UPDATE 9-9-2018: Dallas police officer Amber Guyger, 30, was arrested on September 9 on a manslaughter warrant in the shooting of Botham Shem Jean. According to a release from the Texas Department of Public Safety, Guyger was booked into the Kaufman County Jail, where she posted a bond of $300,000 and was expected to be released.
This week in Dallas, a tragic shooting took place involving a Dallas police officer. The city's plan to privatize Fair Park moved a step forward. And the public is being invited by the Trinity Park Conservancy to a series of public workshops on the proposed Harold Simmons Park.
Here’s what happened in Dallas this week.
On September 6, at about 10 pm, a Dallas police officer was involved in a shooting at her apartment building at 1210 S. Lamar Blvd. The officer told 911 that she entered another apartment believing it was her own. Shortly after entering, she shot the resident, Botham Shem Jean, 26, who was taken to the hospital and pronounced dead.
Dallas Police Chief Rene Hall held a press conference on September 7, and announced that, following a blood test for drugs or alcohol, a warrant had been issued for the police officer on the charge of manslaughter. Hall also called on the Texas Rangers to conduct an independent investigation.
Jean was a native of the Caribbean island of Saint Lucia and a graduate of Harding University in Arkansas. He worked for PricewaterhouseCoopers in Downtown Dallas.
Fair Park future
The Dallas Park and Recreation board voted Thursday to move forward with a plan to place Fair Park under new management, creating what will hopefully be a turning point for the historical, but frequently vacant, urban space.
The management agreement would place the park under the care of a nonprofit called Fair Park First and, by extension, Spectra. Owned by Compact, Spectra oversees more than 300 properties — including 22 other fairgrounds — across the country.
Under the new agreement, which the council will vote upon on Wednesday, the city would oversee the contract and annual funding appropriation. The Fair Park First board would then be tasked with fundraising, supervision of subcontractors, community engagement, outreach, and historic preservation.
Spectra would oversee management and operations of fair park, implementations of Minority/Women Business Enterprise initiatives, and implementation of capital projects not funded by bond programs.
On the Fair Park First board sits Dan Biederman, who via Biederman Redevelopment Ventures, would update the Fair Park comprehensive plan and design and oversee programming of neighborhood initiatives. Biederman is lauded for transforming New York City's Bryant Park.
The council will vote on the plan on Sept. 12
Down by the river
Trinity Park Conservancy, the group behind Trinity River-centered projects like the Margaret McDermott suspension bridge and the dangerous and costly artificial rapids, is inviting the public to a series of public forums covering the first phase of the design process for Harold Simmons Park.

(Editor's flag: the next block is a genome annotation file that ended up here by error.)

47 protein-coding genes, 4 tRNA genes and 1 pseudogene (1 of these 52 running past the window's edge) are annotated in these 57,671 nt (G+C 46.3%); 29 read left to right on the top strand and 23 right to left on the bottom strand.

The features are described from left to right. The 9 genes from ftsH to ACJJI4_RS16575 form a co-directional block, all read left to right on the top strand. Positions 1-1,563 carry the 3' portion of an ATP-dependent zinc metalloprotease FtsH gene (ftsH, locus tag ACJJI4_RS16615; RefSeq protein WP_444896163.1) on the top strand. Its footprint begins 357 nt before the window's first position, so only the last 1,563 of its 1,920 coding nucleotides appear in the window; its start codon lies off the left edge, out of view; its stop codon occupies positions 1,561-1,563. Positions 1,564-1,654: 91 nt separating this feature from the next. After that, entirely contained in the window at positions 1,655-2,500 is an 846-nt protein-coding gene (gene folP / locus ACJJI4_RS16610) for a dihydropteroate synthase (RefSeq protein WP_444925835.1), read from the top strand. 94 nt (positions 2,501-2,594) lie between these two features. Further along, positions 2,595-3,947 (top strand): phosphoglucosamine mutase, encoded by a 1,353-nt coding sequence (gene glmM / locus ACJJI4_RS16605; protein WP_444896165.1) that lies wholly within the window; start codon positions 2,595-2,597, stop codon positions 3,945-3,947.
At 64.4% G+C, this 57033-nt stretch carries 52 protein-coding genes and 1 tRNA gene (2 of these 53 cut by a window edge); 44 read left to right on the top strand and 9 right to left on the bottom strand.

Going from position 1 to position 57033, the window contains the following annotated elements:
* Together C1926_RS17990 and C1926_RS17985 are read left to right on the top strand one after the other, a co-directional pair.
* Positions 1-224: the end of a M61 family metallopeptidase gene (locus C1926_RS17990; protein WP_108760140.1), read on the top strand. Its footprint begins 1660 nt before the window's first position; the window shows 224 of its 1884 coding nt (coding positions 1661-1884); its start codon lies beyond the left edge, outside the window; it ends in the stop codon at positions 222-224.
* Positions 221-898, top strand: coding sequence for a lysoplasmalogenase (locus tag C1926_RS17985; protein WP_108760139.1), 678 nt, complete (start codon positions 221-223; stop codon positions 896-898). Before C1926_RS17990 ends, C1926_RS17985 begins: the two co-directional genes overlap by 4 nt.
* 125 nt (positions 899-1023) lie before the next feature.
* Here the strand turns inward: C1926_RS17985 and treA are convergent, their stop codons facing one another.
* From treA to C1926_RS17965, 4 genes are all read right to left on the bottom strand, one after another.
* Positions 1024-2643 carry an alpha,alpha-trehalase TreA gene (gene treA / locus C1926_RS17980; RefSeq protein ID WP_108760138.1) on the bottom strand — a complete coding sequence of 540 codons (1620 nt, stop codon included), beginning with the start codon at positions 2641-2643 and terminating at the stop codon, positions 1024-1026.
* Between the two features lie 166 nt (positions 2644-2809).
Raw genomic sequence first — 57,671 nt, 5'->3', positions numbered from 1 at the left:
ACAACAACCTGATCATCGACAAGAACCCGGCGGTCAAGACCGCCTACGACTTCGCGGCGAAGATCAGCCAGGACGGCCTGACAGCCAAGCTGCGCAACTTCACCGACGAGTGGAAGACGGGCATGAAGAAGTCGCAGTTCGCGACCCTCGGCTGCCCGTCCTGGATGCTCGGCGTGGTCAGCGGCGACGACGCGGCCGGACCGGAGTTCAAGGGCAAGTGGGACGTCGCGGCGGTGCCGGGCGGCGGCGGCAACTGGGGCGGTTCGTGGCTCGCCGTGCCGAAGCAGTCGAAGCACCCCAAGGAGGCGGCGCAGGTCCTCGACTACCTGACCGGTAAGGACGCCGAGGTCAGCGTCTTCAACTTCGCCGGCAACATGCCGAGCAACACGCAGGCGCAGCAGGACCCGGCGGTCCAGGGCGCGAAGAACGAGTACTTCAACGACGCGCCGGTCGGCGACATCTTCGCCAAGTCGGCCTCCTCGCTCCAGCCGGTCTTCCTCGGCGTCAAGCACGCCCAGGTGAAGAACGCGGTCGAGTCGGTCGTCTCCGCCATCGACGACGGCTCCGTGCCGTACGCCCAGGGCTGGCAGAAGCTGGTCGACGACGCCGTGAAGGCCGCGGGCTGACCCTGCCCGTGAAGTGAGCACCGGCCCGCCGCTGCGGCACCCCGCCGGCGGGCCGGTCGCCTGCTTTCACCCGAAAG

The massive proposed park is sandwiched between the Trinity's two levees, the Margaret McDermott bridge and Ronald Kirk bridge, and could one day be home to an urban space larger than New York's Central Park — but only if the funding is raised by next September.
It’s hard to say what the future holds for the 2,300-acre floodplain, considering the Trinity has fallen victim to opportunism and politics for more than 150 years. With any luck, something beneficial is hopefully coming to stay.
There are 10 forums total, running from September 14 through October 4. The full list is here.
Pay your tickets online
A new service launched by the Dallas Municipal Court allows residents to pay citations online, by phone, or even at 7-Eleven and Ace Cash Express locations. The service is intended to make it easier for residents to pay fines, although the process of paying at a retail location sounds easier said than done.
Residents hoping to pay their citation at a 7-Eleven or Ace Cash Express must first call 214-670-0109 and receive a special bar code to pay via email or text. That barcode is then used to make a payment — but there's a catch. Only cash is accepted at the retail locations.
The option to pay in person at a retail location gives residents 135 nearby locations to choose from; an expansion could bring that number up to 774.
Residents can pay online by visiting courts.dallascityhall.com and clicking the "payment options" button.
"We are providing a convenient way for residents to pay by phone or at a store in their neighborhood to avoid the downtown traffic and parking fees," says Gloria Lòpez Carter, Director of Court and Detention Services in a statement.